Adding string attributes slightly easier

:  ~ 2 min read

Say we have a composed string that looks like this:

let date = "22 July, 2017"
let value = "€ 148"
let quantity = 5
let string = "\(quantity) of your items, in value of \(value), have been delivered on \(date)."
// 5 of your items, in value of € 148, have been delivered on 22 July, 2017.

It would be nice to emphasise the […]

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Combining protocols

:  ~ 2 min read

Let's say we have a controller that can fetch some data. What would this imply? A loading spinner, the fetching of the data and the update of the UI. We can create a protocol for this, maybe Fetchable:

protocol Fetchable {
  func showSpinner()
  func fetchData()
  func updateUI()
class Controller: UIViewController, Fetchable {
  // showSpinner,  […]

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Queueing up async jobs

:  ~ 2 min read

I recently had this problem: at the start of the app there's a call to fetch some reference data, on which other calls depend, but it shouldn't hinder the app launch itself, nor anything else that doesn't depend on it. So, after several approaches, I decided to use dispatch_groups.

First, a struct to abstract a dispatch_queue and a dispatch […]

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[NJS] Creating a new post

:  ~ 2 min read

Last post in the series is about creating a new post. This wasn't really needed, since the whole point of having my blog in Dropbox was to use any markdown editor I desire, save the file, run the sync command, and have it live, but for the sake of learning, I went ahead and added this feature too.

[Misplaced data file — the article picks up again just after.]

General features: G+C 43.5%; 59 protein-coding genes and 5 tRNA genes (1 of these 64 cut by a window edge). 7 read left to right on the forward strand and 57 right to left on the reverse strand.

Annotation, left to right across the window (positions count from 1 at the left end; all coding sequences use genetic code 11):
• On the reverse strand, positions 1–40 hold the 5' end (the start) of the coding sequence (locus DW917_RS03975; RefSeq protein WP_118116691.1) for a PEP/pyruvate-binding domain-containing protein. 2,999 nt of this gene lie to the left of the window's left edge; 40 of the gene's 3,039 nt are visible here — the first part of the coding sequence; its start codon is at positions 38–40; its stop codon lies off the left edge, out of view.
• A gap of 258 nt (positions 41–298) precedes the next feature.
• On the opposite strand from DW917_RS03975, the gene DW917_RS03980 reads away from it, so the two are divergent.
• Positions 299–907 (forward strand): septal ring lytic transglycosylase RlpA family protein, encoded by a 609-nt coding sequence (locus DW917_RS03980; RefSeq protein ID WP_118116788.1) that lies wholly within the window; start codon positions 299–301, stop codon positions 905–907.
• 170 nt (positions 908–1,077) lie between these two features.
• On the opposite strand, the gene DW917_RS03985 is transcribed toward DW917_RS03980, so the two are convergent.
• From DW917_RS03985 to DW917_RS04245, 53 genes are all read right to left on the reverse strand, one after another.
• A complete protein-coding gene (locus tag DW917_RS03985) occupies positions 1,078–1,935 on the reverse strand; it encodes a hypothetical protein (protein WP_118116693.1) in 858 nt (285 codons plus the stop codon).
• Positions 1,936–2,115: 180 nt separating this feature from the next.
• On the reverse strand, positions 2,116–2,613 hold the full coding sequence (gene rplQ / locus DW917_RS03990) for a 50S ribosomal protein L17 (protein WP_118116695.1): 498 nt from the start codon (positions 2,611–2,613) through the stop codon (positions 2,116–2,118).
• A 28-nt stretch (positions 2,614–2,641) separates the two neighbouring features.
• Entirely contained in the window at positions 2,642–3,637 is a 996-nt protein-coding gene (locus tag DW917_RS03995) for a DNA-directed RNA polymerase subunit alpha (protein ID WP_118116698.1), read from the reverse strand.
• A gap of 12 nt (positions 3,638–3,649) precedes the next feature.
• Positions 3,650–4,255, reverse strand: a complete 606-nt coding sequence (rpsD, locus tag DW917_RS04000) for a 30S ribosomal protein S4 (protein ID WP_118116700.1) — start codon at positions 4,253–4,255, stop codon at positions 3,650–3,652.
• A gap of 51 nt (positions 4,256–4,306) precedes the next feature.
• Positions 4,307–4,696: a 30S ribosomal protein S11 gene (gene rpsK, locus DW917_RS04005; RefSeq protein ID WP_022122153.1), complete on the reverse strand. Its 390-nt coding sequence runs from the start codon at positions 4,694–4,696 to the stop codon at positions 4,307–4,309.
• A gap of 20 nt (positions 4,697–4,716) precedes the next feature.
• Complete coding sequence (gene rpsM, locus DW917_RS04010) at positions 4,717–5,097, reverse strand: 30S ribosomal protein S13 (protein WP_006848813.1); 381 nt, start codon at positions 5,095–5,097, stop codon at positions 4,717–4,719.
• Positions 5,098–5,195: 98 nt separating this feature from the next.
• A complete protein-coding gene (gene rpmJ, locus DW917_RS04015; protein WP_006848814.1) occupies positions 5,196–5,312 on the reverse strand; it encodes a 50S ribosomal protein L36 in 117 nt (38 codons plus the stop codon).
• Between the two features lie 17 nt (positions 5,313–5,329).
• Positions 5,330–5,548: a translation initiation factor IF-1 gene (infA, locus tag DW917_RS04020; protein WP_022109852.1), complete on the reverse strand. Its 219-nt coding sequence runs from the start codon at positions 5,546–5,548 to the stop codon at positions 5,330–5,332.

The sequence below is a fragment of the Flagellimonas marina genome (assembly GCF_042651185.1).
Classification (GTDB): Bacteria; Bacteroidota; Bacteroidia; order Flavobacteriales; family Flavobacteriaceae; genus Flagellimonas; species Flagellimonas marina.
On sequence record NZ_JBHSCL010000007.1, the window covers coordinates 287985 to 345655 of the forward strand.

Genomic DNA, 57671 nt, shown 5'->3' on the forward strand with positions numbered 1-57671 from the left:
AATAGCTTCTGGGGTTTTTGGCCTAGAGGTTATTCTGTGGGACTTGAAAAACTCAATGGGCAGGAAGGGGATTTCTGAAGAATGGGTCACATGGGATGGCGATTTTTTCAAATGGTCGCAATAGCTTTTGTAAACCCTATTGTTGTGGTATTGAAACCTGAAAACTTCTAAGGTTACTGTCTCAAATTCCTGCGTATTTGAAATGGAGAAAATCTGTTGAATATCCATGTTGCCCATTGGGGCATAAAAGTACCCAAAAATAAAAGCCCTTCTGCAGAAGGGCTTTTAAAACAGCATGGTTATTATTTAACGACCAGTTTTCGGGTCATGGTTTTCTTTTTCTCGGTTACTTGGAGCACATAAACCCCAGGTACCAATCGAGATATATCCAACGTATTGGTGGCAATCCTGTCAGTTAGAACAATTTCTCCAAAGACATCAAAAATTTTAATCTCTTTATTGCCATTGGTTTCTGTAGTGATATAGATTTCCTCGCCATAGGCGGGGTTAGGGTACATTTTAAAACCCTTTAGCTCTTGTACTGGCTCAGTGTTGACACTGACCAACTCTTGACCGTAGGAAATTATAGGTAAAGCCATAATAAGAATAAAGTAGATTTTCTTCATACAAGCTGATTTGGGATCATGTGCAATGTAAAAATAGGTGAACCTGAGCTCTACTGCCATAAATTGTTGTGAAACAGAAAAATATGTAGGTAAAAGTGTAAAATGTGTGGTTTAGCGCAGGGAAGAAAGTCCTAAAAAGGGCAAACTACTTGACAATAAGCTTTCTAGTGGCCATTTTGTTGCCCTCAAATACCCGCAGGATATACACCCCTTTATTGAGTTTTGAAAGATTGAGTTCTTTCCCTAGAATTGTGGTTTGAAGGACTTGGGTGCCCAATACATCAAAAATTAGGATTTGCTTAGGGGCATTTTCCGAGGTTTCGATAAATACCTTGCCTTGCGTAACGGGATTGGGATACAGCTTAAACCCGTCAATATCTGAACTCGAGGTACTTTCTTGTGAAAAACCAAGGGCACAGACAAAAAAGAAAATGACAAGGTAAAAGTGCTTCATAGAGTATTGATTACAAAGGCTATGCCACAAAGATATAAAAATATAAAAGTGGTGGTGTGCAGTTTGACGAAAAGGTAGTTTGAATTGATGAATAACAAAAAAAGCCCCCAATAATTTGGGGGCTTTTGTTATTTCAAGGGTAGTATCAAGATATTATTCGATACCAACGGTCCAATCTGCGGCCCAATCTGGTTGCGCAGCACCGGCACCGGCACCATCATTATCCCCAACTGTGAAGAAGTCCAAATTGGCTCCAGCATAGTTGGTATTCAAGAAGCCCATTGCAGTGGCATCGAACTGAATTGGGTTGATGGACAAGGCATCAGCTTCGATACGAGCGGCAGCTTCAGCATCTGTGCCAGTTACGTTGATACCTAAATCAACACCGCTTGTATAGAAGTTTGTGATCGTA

First, the routes:

router.get("/create/"  […]

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[NJS] Dropbox syncing

:  ~ 7 min read

For Dropbox handling I chose a pretty small library, node-dropbox. To use it, I went in Dropbox's developer dashboard and created an access token (instead of using secrets and keys) and saved that in my .env. Then onto the helper:

const dropbox = require('node-dropbox').api(process.env.ACCESS_TOKEN)

function Dropbox() {}

Dropbox.getFolder  […]

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[NJS] Database handling #3

:  ~ 2 min read

Last time we created a basic database handling functionality, but it was clear we can improve it: posts aren't the only ones that need fetching, and requiring the dbconfig file everywhere (and configuring the object) will become cumbersome. So, a first step would be to create specialized DbConfig objects: = function(page) {
  const  config  […]

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[NJS] Database handling #2

:  ~ 5 min read

Last time I was talking about the DbConfig model and the fetchPosts function, so let's dive in. First, a few examples of using the config:

const Db = require('../lib/db')
const DbConfig = require('../models/dbconfig')

// Fetching one post
const config = new DbConfig()
config.fields      = ['link']
config.fieldValues = [req.baseUrl.substring(1)]  […]

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[NJS] Database handling #1

:  ~ 4 min read

With Sinatra, I was using DataMapper as ORM (Object Relational Mapper) for Postgres, and I got a bit spoiled, because it makes things really easy. You first have to define your data mapping:

class Post
  include DataMapper::Resource
  # Set the number of characters for these types of fields, if the DB supports it

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[NJS] Project structure and layout tips

:  ~ 3 min read

In the previous posts I mentioned file locations, but I haven't been explicit on what my structure is, so let's go through it:

- assets
    |___ javascripts (3rd party js)
    |___ stylesheets
    |___ images
    |___ files (random files I want to serve, like my resume)
- lib (let's call them helpers)
    |___ tasks (anything I want to run on Heroku)
    |_ db.js  […]

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[NJS] Layouts

:  ~ 2 min read

Express 2.0 apparently had layouts and partials included, but they were removed in 3.0. Luckily, ejs-mate has us covered.

Let's quickly cover partials, because it feels a bit easier. First, the partial, inside an example.ejs file, located in the same views folder where all your views are kept (preferably inside a nested partials folder):

<p>I […]

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